‘Proof’ proves praiseworthy

Maybe it is fitting that a movie about a mathematical genius that goes insane is equally as brilliant as it is frustrating. Such is the case with “Proof” (Miramax), John Madden’s adaptation of the Pulitzer Prize-winning play by David Auburn. The film stars Gwyneth Paltrow (collaborating with Madden for the first time since her Oscar-winning role in “Shakespeare in Love”) as Catherine, the daughter of the genius Robert Llewellyn (Anthony Hopkins).

The relationship between father and daughter is seen entirely through flashbacks, since the film’s opening scene reveals that Robert, three years after a brief return to lucidity, has just died. Robert’s student Hal Dobbs (Jake Gyllenhaal, “The Day After Tomorrow”) and Catherine’s estranged sister Claire (Hope Davis, “American Splendor”) enter Catherine’s life in an attempt to pick up the pieces following Robert’s death. Both of these characters regard Catherine with a combination of pity, empathy and fascination, each wondering just how much of Robert’s genius (and his insanity) has been passed on to his daughter.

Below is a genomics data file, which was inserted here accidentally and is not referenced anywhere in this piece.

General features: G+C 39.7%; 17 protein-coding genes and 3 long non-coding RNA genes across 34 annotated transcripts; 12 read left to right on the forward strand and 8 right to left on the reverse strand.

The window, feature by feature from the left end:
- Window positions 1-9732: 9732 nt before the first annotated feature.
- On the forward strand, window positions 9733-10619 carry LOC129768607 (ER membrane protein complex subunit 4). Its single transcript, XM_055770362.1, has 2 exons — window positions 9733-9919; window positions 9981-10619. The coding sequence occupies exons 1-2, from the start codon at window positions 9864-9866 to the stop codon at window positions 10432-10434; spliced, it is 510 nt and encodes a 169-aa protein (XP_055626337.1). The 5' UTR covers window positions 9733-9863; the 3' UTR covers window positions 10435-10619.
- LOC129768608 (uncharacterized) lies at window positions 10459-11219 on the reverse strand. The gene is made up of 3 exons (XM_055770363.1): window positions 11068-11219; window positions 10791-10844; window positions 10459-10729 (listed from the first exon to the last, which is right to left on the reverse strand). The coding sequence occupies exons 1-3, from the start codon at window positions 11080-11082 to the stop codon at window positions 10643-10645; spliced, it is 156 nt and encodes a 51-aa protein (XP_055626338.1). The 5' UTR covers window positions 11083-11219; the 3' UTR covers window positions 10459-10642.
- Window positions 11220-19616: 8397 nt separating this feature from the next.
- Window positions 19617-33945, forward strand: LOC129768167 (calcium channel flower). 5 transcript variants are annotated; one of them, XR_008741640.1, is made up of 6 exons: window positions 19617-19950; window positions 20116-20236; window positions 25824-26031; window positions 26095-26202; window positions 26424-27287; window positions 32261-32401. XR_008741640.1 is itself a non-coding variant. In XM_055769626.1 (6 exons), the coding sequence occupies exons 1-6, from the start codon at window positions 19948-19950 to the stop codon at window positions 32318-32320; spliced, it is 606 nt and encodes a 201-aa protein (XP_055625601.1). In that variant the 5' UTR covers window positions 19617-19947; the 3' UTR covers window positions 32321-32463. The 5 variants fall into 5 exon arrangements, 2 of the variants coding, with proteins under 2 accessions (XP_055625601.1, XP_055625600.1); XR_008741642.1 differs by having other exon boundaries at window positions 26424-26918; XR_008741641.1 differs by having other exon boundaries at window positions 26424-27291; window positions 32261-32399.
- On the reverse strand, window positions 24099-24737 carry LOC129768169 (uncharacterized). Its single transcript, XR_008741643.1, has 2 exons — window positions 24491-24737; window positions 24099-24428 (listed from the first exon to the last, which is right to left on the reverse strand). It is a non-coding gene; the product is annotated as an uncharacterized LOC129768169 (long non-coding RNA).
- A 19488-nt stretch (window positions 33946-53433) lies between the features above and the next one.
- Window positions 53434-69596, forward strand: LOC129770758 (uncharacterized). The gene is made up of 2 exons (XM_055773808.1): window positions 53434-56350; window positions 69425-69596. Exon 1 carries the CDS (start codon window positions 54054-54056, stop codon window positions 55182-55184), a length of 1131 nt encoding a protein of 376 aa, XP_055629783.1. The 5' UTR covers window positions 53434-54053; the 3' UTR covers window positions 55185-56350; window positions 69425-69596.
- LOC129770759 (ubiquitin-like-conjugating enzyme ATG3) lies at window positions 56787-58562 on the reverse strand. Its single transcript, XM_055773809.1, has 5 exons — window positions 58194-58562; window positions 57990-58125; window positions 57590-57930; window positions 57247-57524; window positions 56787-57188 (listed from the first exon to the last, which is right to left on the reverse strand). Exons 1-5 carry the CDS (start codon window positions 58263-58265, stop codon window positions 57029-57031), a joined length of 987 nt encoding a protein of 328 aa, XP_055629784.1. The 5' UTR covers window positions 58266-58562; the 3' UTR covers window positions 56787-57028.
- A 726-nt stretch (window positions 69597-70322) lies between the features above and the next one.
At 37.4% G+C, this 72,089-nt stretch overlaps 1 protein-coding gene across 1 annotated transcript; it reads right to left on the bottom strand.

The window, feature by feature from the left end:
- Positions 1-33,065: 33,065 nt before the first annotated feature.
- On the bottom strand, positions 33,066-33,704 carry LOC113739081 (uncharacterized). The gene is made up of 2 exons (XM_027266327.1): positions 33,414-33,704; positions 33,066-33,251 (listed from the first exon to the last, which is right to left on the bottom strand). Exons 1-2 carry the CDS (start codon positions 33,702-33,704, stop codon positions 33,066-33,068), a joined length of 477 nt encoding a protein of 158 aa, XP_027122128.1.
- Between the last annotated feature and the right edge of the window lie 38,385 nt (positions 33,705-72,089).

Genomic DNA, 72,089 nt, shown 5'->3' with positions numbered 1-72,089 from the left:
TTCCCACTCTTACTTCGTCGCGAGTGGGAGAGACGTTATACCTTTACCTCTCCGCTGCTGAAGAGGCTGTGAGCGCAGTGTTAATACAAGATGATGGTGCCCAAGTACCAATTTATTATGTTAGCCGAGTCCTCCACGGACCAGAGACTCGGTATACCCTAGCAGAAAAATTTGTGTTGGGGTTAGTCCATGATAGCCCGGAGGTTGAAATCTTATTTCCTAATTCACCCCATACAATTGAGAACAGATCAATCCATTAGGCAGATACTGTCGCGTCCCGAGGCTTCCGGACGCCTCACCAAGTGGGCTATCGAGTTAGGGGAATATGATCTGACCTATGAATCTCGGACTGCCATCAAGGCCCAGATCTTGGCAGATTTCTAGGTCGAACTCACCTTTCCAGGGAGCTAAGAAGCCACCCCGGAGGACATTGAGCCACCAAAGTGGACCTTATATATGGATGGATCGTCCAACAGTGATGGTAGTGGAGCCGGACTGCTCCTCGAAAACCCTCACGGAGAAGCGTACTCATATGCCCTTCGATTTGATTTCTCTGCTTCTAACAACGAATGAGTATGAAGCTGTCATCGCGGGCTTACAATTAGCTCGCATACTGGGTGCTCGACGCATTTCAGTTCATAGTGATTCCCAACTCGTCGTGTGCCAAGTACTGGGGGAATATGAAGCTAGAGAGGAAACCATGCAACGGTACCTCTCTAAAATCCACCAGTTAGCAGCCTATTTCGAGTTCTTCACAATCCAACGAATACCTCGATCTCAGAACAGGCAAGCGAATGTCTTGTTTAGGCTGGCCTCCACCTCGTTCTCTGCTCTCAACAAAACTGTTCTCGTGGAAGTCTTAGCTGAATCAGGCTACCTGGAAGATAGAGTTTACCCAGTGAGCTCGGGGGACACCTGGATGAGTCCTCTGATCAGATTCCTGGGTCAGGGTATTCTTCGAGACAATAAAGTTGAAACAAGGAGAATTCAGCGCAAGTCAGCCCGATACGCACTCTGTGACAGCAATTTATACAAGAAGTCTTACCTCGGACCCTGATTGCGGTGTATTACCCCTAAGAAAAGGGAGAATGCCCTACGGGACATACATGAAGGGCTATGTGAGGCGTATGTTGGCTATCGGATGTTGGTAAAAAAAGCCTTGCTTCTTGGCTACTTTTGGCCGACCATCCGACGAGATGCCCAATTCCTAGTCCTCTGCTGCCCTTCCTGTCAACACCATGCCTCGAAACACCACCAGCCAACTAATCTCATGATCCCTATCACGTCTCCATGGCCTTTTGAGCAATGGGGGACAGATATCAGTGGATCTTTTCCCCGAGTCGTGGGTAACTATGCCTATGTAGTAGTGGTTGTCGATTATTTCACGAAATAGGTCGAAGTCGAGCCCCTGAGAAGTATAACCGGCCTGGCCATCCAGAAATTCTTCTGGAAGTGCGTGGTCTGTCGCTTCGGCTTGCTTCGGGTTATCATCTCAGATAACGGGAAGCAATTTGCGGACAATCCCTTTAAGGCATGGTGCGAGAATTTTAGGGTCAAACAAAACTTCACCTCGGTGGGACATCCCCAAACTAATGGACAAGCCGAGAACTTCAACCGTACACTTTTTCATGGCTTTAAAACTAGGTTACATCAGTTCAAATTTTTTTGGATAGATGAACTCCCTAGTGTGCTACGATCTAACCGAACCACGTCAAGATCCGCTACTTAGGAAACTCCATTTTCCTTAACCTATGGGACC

“Proof” is handsomely produced and terrifically acted. Engrossing and intelligent, it has pathos and emotional resonance. Parts of the film, such as the funeral scene where Catherine angrily addresses those who neglected her father when he was ill, draw viewers into the film.

Because of this, the film’s few missteps are glaringly drawn into deeper focus when juxtaposed with its strengths. The best example of this is the perfunctory sex scene between Catherine and Hal, which takes place on the night of the funeral. It struck me as something that a callous Hollywood producer, looking to capitalize on the sex appeal of the two leads, tacked on at the last minute.

The dramatic tension of the film is generated through a series of “Eureka!” moments, where characters make earth-shattering discoveries that call into question the meaning of everything in the movie that has come before it. There is nothing terribly wrong with a few of these instances, but Madden seems to take great pleasure in filming characters’ Archimedean discoveries. By the climax of the film, I was too aware of the fact that I was being manipulated, which denied me the full emotional impact that the film could have created.

This is not to say that “Proof” is in any way a bad film. It contains outstanding performances from each of the four principals, especially Davis – a character who always knows what to say to make someone else feel terrible. The filmmakers, despite some frustrating errors in judgment, have taken a theatrical chamber drama, avoided the staginess that often accompanies stage plays when they are adapted for the screen and created a gripping, exciting film.

“Proof” opens nationwide Friday, Sept. 23.

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